If anybody went through the migration fro BPOS to the Office 365 service they would know that this migration is going to be a lot easier. The BPOS service in Office 365 was pretty much separate and Microsoft really had to transfer a lot of data between the two. In terms of migrating from the 2010 to 2013 version of Office 365 it's going to be much simpler. Microsoft is really using just native technologies built into SharePoint and Lync and Exchange for migration and it's going to go really smoothly. I haven't heard about anyone having issues really. For existing customers I think it...I don't think it should be a major stressor when you get your notification that your migration is upcoming.
Marek: So everyone just relax and watch what happens, right?
Michael: Yeah. That's one of the nice things about a Cloud service is that Microsoft handles it all for you really.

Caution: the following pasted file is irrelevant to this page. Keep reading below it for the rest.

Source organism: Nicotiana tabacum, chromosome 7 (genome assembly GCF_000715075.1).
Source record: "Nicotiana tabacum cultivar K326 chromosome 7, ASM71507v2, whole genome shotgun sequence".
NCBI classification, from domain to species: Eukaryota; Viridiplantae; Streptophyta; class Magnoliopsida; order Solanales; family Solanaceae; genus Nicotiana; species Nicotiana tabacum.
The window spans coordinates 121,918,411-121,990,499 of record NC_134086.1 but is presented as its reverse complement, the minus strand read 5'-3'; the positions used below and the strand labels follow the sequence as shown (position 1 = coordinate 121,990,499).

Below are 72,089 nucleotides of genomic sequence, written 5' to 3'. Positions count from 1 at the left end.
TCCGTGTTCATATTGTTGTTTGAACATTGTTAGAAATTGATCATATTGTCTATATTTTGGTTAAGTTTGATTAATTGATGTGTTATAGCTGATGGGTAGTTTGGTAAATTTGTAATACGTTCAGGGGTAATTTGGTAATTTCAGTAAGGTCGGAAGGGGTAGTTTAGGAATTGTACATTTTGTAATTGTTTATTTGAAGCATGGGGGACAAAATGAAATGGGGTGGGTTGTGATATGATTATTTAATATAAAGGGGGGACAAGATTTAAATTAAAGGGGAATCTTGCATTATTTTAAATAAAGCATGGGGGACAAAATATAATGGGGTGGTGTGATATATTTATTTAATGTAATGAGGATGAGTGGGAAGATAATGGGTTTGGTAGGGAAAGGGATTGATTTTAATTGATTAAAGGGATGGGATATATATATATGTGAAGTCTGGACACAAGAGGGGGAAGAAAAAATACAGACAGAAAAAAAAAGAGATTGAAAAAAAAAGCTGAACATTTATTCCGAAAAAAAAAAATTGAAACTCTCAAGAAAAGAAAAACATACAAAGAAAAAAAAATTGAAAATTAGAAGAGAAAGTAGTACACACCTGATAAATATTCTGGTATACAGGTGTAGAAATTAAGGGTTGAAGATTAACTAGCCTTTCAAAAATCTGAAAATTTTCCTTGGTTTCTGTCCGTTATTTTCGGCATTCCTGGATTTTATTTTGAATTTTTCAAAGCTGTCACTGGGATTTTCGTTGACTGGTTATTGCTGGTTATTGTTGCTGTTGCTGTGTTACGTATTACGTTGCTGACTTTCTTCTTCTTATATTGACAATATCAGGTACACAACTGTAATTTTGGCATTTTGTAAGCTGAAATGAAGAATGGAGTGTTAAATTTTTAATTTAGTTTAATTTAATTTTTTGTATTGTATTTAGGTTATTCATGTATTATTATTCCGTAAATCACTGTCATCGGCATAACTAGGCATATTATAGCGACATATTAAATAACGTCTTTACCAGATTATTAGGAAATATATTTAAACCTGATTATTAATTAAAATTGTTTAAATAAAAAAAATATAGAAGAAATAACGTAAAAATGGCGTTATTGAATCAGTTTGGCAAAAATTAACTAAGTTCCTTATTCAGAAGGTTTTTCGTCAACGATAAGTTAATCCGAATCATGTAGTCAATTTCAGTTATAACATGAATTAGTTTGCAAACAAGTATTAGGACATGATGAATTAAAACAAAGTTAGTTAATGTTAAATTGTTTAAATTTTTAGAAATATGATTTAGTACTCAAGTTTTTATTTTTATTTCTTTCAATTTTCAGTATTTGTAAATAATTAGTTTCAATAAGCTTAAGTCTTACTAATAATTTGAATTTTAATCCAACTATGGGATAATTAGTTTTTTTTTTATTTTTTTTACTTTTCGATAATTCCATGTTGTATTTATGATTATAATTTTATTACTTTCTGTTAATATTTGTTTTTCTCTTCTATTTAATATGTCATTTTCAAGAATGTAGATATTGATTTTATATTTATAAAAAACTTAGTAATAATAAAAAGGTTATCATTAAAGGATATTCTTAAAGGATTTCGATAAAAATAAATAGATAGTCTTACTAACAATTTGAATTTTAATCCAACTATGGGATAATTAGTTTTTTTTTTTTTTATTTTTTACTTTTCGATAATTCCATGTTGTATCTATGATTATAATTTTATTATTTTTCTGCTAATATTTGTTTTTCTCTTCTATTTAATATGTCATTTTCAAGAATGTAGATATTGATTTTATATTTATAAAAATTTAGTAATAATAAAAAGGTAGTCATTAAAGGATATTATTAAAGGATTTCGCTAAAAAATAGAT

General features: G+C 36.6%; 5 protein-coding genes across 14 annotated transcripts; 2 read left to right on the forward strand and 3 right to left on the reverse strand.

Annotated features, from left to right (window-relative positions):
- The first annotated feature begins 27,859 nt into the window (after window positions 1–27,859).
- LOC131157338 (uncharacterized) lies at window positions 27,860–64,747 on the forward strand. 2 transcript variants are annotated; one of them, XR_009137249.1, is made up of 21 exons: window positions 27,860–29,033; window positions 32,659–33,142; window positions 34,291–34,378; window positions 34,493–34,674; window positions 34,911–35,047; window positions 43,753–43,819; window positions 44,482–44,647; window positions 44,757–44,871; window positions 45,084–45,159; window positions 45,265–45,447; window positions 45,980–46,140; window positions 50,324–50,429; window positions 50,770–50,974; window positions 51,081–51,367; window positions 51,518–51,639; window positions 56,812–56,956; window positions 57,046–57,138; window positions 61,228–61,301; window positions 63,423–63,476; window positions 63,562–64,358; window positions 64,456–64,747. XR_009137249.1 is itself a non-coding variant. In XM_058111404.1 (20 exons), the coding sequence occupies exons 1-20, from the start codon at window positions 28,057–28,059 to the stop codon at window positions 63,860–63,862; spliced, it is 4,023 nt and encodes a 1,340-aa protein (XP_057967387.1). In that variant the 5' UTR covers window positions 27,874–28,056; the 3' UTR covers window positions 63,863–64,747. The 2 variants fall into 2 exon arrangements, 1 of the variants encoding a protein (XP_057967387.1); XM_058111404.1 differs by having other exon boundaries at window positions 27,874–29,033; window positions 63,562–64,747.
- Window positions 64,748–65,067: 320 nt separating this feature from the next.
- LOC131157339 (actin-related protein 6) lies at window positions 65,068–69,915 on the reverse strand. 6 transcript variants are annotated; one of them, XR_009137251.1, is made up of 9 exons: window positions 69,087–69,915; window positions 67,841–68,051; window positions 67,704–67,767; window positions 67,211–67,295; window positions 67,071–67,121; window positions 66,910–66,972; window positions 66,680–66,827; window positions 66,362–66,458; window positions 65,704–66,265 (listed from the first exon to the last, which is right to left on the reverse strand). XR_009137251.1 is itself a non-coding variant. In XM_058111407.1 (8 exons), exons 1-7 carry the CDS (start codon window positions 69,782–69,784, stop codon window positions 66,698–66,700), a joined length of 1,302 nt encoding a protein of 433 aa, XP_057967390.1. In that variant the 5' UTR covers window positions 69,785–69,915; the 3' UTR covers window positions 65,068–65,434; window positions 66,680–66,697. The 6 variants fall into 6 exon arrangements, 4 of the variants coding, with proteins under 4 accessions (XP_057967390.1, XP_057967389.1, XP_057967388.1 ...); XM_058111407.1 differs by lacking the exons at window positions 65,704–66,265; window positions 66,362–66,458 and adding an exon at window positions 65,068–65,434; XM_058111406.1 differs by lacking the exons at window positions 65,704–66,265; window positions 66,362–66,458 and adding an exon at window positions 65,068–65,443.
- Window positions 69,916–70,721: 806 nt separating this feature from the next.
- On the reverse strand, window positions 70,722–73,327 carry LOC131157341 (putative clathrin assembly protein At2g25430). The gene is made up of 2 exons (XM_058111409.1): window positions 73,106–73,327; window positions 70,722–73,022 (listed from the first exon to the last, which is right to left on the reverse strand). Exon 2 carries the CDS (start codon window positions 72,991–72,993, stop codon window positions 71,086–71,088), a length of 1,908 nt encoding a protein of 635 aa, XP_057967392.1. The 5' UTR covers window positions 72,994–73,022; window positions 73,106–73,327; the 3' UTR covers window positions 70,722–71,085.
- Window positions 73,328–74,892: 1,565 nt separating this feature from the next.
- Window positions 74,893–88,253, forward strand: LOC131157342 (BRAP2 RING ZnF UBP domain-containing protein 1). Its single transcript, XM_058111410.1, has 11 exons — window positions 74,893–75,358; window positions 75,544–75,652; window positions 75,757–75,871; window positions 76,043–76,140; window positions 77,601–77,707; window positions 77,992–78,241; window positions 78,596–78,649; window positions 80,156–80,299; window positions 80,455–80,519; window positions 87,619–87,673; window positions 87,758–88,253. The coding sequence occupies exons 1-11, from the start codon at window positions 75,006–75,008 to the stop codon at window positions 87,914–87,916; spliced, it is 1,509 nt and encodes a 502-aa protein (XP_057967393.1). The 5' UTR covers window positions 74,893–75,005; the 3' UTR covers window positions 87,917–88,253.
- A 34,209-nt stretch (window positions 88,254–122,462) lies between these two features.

Marek: Absolutely. So Michael, when exactly will the existing Office 365 customers get upgraded to the new version?
Michael: Microsoft doesn't preannounce when anyone is going to be receiving their notification for the upgrade, but Microsoft just said they're going to start migrations right about now and they'll be going on for probably the next six months to maybe nine months. It's a little bit vague, but like I said Microsoft will send you a notification before your time to upgrade. There's not really a way to expedite the process and move it forward. Microsoft's just kind of handling it all in the background, but everyone should be on the new version of Office 365 by the end of 2013.